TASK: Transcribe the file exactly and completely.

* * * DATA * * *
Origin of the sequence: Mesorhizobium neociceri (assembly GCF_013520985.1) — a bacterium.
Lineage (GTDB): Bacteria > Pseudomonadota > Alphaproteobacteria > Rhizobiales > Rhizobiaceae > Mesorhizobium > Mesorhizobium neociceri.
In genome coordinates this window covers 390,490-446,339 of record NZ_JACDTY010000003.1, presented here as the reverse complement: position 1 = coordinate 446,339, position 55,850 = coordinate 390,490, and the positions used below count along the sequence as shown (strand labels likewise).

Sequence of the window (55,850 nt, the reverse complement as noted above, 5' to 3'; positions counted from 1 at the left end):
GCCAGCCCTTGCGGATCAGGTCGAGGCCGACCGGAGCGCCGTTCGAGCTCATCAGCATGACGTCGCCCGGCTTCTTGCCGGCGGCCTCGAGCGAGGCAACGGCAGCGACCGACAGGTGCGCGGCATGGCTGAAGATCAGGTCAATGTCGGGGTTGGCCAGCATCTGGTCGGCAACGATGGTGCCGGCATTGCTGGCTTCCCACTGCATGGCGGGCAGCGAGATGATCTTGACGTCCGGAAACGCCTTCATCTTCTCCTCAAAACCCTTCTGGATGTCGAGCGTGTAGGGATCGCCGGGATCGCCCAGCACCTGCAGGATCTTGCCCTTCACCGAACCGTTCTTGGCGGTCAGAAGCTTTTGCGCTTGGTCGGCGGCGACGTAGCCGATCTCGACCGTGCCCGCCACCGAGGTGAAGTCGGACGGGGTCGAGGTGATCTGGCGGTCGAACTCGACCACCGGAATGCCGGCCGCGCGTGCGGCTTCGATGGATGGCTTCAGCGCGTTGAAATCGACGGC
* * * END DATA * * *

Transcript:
Origin of the sequence: Mesorhizobium neociceri (assembly GCF_013520985.1) — a bacterium.
Lineage (GTDB): Bacteria > Pseudomonadota > Alphaproteobacteria > Rhizobiales > Rhizobiaceae > Mesorhizobium > Mesorhizobium neociceri.
In genome coordinates this window covers 390,490-446,339 of record NZ_JACDTY010000003.1, presented here as the reverse complement: position 1 = coordinate 446,339, position 55,850 = coordinate 390,490, and the positions used below count along the sequence as shown (strand labels likewise).

Sequence of the window (55,850 nt, the reverse complement as noted above, 5' to 3'; positions counted from 1 at the left end):
GCCAGCCCTTGCGGATCAGGTCGAGGCCGACCGGAGCGCCGTTCGAGCTCATCAGCATGACGTCGCCCGGCTTCTTGCCGGCGGCCTCGAGCGAGGCAACGGCAGCGACCGACAGGTGCGCGGCATGGCTGAAGATCAGGTCAATGTCGGGGTTGGCCAGCATCTGGTCGGCAACGATGGTGCCGGCATTGCTGGCTTCCCACTGCATGGCGGGCAGCGAGATGATCTTGACGTCCGGAAACGCCTTCATCTTCTCCTCAAAACCCTTCTGGATGTCGAGCGTGTAGGGATCGCCGGGATCGCCCAGCACCTGCAGGATCTTGCCCTTCACCGAACCGTTCTTGGCGGTCAGAAGCTTTTGCGCTTGGTCGGCGGCGACGTAGCCGATCTCGACCGTGCCCGCCACCGAGGTGAAGTCGGACGGGGTCGAGGTGATCTGGCGGTCGAACTCGACCACCGGAATGCCGGCCGCGCGTGCGGCTTCGATGGATGGCTTCAGCGCGTTGAAATCGACGGC